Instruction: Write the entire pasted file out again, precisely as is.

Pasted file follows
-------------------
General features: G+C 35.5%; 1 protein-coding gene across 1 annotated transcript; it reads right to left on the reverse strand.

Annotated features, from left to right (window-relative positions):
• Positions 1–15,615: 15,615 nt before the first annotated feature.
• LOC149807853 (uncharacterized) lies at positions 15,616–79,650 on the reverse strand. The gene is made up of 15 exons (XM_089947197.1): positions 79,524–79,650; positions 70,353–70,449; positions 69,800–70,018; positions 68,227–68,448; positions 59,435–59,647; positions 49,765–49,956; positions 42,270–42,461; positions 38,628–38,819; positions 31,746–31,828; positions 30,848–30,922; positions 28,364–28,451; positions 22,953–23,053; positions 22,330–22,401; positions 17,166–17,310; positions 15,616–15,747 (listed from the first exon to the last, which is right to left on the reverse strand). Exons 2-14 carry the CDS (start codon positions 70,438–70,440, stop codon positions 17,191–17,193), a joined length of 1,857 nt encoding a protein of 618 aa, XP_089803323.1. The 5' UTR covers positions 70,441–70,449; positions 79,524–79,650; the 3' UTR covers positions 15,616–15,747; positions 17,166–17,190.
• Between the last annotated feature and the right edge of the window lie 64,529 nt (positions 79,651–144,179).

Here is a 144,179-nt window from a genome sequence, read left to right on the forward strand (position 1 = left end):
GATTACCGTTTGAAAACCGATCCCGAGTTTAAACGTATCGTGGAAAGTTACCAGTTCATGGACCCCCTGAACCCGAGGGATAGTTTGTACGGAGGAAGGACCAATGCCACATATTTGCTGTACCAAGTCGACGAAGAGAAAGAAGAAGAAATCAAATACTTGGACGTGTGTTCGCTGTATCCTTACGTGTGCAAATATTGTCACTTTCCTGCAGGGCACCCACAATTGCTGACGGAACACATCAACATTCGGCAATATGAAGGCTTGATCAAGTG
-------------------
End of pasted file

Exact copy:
General features: G+C 35.5%; 1 protein-coding gene across 1 annotated transcript; it reads right to left on the reverse strand.

Annotated features, from left to right (window-relative positions):
• Positions 1–15,615: 15,615 nt before the first annotated feature.
• LOC149807853 (uncharacterized) lies at positions 15,616–79,650 on the reverse strand. The gene is made up of 15 exons (XM_089947197.1): positions 79,524–79,650; positions 70,353–70,449; positions 69,800–70,018; positions 68,227–68,448; positions 59,435–59,647; positions 49,765–49,956; positions 42,270–42,461; positions 38,628–38,819; positions 31,746–31,828; positions 30,848–30,922; positions 28,364–28,451; positions 22,953–23,053; positions 22,330–22,401; positions 17,166–17,310; positions 15,616–15,747 (listed from the first exon to the last, which is right to left on the reverse strand). Exons 2-14 carry the CDS (start codon positions 70,438–70,440, stop codon positions 17,191–17,193), a joined length of 1,857 nt encoding a protein of 618 aa, XP_089803323.1. The 5' UTR covers positions 70,441–70,449; positions 79,524–79,650; the 3' UTR covers positions 15,616–15,747; positions 17,166–17,190.
• Between the last annotated feature and the right edge of the window lie 64,529 nt (positions 79,651–144,179).

Here is a 144,179-nt window from a genome sequence, read left to right on the forward strand (position 1 = left end):
GATTACCGTTTGAAAACCGATCCCGAGTTTAAACGTATCGTGGAAAGTTACCAGTTCATGGACCCCCTGAACCCGAGGGATAGTTTGTACGGAGGAAGGACCAATGCCACATATTTGCTGTACCAAGTCGACGAAGAGAAAGAAGAAGAAATCAAATACTTGGACGTGTGTTCGCTGTATCCTTACGTGTGCAAATATTGTCACTTTCCTGCAGGGCACCCACAATTGCTGACGGAACACATCAACATTCGGCAATATGAAGGCTTGATCAAGTG